, Volume 15, Issue 3, pp 252-257
Date: 27 Jan 2004

Management of osteoporosis in general practice: a cross-sectional survey of primary care practitioners in Spain

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Abstract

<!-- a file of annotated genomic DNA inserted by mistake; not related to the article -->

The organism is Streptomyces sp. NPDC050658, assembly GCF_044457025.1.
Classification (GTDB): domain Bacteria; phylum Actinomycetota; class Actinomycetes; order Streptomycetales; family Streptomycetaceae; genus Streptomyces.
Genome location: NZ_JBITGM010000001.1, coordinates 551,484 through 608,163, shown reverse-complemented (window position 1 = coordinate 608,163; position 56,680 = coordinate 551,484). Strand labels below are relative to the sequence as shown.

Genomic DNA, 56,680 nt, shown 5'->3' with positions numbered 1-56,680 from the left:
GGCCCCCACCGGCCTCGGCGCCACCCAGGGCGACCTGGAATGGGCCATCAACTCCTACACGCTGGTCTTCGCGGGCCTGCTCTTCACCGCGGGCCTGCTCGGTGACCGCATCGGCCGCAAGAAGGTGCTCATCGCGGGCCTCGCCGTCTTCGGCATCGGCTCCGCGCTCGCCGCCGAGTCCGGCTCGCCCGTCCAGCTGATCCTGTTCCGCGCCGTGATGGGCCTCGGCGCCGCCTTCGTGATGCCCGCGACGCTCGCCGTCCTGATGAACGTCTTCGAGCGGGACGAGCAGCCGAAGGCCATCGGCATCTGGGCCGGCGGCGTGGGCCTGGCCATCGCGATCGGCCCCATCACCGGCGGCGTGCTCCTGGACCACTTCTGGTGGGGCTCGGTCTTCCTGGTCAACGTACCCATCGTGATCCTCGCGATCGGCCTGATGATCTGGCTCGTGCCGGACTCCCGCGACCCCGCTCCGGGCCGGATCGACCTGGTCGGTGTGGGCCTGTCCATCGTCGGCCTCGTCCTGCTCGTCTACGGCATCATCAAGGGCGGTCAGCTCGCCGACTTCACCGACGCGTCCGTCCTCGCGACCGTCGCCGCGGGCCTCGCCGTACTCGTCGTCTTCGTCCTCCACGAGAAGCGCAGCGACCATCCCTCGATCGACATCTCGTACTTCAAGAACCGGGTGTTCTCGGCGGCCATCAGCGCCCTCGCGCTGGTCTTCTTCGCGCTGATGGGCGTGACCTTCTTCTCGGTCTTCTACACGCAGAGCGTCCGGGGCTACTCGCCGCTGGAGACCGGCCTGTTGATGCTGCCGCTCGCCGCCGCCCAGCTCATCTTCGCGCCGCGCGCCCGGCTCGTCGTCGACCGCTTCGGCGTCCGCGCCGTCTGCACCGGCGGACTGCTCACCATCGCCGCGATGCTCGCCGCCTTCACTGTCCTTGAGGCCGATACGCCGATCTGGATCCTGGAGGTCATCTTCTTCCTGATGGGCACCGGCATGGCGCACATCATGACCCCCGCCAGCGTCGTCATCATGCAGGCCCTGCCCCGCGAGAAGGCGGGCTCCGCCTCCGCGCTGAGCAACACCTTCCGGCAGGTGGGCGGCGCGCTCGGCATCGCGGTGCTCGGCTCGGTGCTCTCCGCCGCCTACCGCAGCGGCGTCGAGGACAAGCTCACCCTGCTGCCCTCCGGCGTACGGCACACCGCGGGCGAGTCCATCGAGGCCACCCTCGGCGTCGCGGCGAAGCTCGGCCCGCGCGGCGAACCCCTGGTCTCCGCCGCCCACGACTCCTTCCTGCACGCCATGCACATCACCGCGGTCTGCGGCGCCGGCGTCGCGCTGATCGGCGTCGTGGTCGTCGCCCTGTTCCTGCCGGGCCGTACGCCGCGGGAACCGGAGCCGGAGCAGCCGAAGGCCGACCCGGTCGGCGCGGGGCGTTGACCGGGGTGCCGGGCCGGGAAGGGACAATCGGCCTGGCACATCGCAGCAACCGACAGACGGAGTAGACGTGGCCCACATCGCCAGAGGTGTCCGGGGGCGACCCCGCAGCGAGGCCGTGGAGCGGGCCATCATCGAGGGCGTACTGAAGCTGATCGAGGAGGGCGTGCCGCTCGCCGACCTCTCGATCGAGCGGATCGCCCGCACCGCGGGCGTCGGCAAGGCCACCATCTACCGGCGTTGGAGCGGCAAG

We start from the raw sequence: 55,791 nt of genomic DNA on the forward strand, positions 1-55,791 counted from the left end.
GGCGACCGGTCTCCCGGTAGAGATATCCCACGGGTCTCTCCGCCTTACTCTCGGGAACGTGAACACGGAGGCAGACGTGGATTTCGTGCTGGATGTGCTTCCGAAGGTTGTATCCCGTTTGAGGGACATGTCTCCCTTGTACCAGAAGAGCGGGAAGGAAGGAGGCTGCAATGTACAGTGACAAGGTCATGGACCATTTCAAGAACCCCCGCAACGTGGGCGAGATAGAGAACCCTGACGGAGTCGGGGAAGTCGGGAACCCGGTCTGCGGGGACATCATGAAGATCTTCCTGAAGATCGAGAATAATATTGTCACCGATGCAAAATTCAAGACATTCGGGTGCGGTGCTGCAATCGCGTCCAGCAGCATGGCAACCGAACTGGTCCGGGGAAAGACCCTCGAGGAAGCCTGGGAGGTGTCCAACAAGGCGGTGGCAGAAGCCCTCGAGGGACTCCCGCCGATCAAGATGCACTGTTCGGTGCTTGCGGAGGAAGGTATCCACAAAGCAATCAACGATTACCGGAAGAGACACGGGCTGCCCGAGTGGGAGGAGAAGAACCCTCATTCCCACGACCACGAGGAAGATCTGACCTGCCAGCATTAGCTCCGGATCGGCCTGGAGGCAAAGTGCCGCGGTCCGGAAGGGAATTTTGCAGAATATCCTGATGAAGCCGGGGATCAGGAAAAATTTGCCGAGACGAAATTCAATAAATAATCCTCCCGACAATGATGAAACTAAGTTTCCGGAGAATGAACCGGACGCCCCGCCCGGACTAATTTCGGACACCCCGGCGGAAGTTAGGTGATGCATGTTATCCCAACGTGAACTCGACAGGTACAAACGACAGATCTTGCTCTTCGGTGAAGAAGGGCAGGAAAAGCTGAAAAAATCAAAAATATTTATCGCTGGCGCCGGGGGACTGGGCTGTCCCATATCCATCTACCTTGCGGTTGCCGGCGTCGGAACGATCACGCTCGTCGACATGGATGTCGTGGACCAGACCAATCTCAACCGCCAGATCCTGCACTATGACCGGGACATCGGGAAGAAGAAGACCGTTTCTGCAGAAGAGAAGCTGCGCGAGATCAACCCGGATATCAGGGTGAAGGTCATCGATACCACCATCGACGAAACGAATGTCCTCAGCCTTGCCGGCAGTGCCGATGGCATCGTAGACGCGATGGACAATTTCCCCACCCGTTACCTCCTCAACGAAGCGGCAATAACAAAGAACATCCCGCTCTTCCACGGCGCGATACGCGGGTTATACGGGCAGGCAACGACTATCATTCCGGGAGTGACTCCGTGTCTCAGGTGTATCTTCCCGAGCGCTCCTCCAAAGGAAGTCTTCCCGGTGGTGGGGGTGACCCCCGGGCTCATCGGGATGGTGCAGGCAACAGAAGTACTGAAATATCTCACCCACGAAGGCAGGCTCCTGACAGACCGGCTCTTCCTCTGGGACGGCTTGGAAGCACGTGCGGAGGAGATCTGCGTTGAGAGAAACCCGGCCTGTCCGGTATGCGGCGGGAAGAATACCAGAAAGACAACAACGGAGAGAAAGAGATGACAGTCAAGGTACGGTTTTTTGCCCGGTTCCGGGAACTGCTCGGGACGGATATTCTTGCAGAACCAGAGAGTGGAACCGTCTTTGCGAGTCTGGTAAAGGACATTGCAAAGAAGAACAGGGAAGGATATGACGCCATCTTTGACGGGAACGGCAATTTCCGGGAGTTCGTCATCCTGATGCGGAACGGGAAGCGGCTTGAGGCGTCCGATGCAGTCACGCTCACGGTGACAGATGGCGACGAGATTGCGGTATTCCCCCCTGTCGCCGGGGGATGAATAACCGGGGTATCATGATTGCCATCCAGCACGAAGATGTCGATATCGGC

A cross-sectional survey was conducted to determine the current situation in Spain regarding diagnosis and care of patients with osteoporosis in the primary care setting. A total of 2,500 primary care physicians who were homogeneously grouped in autonomous communities throughout the country received a postal 30-item anonymous self-administered questionnaire. The questionnaire covered demographics and personal characteristics of the physicians, conditions in everyday consultation, and degree of knowledge with regard to risk factors, diagnosis, treatment, and follow-up of the disease. The overall response was 850 (34%). The mean age of physicians surveyed was 43 years (range 23−66 years). The percentage of physicians specialized in community and family medicine was 46.7%. In 55.2% of cases, years of practice ranged between 11 and 20, and 55.7% of physicians visited between 31 and 50 patients per day. Age and years of practice were not associated with daily number of visits. Only 4% of physicians stated that there were specific programs for osteoporosis implemented in their primary care center. Diagnostic complementary investigations that could be ordered included plain radiographs in 96.2% of cases and bone densitometry in 27.8%. Laboratory tests included serum hormones in 61.6% of cases, PTH in 50.2%, and bone alkaline phosphatase in 33.4%. The diagnosis of osteoporosis was made always personally in 25.2% of cases. Personal diagnosis and follow-up, as well as actions directed to detection of osteoporosis were significantly higher among physicians working in centers with specific programs for osteoporosis. With regard to knowledge about osteoporosis, the mean percentage of correct responses was 63%. The percentage of correct responses was inversely associated with age and years of practice, and positively associated with speciality of community and family medicine. Primary care providers are in a good position to assess risk factors and recommend prevention strategies, as well as to play an active role in the diagnosis, care, and follow-up of patients with osteoporosis. Practitioners of younger age and relatively few years of practice were those with more up-to-date information regarding the disease, and the existence of a specific program for osteoporosis seems to improve the management of this condition.